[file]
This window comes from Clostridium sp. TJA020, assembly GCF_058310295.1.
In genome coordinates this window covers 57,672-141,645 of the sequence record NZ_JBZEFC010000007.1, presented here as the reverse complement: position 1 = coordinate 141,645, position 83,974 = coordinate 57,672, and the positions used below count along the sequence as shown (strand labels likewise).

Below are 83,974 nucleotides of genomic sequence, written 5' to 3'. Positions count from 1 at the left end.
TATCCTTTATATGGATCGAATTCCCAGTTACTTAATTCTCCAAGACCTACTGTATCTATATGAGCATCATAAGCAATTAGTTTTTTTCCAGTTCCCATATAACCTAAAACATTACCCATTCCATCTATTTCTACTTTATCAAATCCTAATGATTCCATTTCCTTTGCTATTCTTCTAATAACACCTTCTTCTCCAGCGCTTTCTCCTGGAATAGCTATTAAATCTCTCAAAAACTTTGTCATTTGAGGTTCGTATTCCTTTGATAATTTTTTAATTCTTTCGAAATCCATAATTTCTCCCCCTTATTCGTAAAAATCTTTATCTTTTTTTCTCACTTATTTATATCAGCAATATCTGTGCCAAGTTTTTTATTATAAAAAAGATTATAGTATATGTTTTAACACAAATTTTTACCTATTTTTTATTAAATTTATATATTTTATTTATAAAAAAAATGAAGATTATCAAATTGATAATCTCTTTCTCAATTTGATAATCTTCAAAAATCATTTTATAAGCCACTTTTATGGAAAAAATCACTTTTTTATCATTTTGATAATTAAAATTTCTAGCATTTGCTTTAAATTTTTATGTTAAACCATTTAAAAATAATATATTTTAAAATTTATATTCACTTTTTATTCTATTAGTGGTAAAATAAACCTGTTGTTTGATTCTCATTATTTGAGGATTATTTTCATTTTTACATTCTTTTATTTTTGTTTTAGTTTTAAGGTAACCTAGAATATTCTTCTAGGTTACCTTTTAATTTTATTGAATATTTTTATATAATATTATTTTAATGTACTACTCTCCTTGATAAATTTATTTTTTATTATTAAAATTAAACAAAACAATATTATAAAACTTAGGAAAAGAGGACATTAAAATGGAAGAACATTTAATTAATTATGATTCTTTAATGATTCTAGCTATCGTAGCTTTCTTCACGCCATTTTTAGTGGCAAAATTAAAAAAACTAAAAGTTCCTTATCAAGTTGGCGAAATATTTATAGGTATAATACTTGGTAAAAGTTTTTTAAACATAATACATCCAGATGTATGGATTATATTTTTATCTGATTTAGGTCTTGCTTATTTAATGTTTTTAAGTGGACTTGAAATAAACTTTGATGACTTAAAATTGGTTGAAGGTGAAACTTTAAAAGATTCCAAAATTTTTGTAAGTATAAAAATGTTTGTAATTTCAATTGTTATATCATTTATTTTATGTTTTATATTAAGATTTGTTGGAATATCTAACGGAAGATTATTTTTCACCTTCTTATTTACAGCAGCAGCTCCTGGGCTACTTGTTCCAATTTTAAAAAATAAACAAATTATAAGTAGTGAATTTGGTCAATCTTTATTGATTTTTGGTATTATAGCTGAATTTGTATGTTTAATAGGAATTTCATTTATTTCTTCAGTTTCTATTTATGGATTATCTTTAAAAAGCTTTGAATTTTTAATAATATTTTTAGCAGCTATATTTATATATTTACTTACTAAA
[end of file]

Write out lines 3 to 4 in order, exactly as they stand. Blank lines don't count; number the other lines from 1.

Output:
Below are 83,974 nucleotides of genomic sequence, written 5' to 3'. Positions count from 1 at the left end.
TATCCTTTATATGGATCGAATTCCCAGTTACTTAATTCTCCAAGACCTACTGTATCTATATGAGCATCATAAGCAATTAGTTTTTTTCCAGTTCCCATATAACCTAAAACATTACCCATTCCATCTATTTCTACTTTATCAAATCCTAATGATTCCATTTCCTTTGCTATTCTTCTAATAACACCTTCTTCTCCAGCGCTTTCTCCTGGAATAGCTATTAAATCTCTCAAAAACTTTGTCATTTGAGGTTCGTATTCCTTTGATAATTTTTTAATTCTTTCGAAATCCATAATTTCTCCCCCTTATTCGTAAAAATCTTTATCTTTTTTTCTCACTTATTTATATCAGCAATATCTGTGCCAAGTTTTTTATTATAAAAAAGATTATAGTATATGTTTTAACACAAATTTTTACCTATTTTTTATTAAATTTATATATTTTATTTATAAAAAAAATGAAGATTATCAAATTGATAATCTCTTTCTCAATTTGATAATCTTCAAAAATCATTTTATAAGCCACTTTTATGGAAAAAATCACTTTTTTATCATTTTGATAATTAAAATTTCTAGCATTTGCTTTAAATTTTTATGTTAAACCATTTAAAAATAATATATTTTAAAATTTATATTCACTTTTTATTCTATTAGTGGTAAAATAAACCTGTTGTTTGATTCTCATTATTTGAGGATTATTTTCATTTTTACATTCTTTTATTTTTGTTTTAGTTTTAAGGTAACCTAGAATATTCTTCTAGGTTACCTTTTAATTTTATTGAATATTTTTATATAATATTATTTTAATGTACTACTCTCCTTGATAAATTTATTTTTTATTATTAAAATTAAACAAAACAATATTATAAAACTTAGGAAAAGAGGACATTAAAATGGAAGAACATTTAATTAATTATGATTCTTTAATGATTCTAGCTATCGTAGCTTTCTTCACGCCATTTTTAGTGGCAAAATTAAAAAAACTAAAAGTTCCTTATCAAGTTGGCGAAATATTTATAGGTATAATACTTGGTAAAAGTTTTTTAAACATAATACATCCAGATGTATGGATTATATTTTTATCTGATTTAGGTCTTGCTTATTTAATGTTTTTAAGTGGACTTGAAATAAACTTTGATGACTTAAAATTGGTTGAAGGTGAAACTTTAAAAGATTCCAAAATTTTTGTAAGTATAAAAATGTTTGTAATTTCAATTGTTATATCATTTATTTTATGTTTTATATTAAGATTTGTTGGAATATCTAACGGAAGATTATTTTTCACCTTCTTATTTACAGCAGCAGCTCCTGGGCTACTTGTTCCAATTTTAAAAAATAAACAAATTATAAGTAGTGAATTTGGTCAATCTTTATTGATTTTTGGTATTATAGCTGAATTTGTATGTTTAATAGGAATTTCATTTATTTCTTCAGTTTCTATTTATGGATTATCTTTAAAAAGCTTTGAATTTTTAATAATATTTTTAGCAGCTATATTTATATATTTACTTACTAAA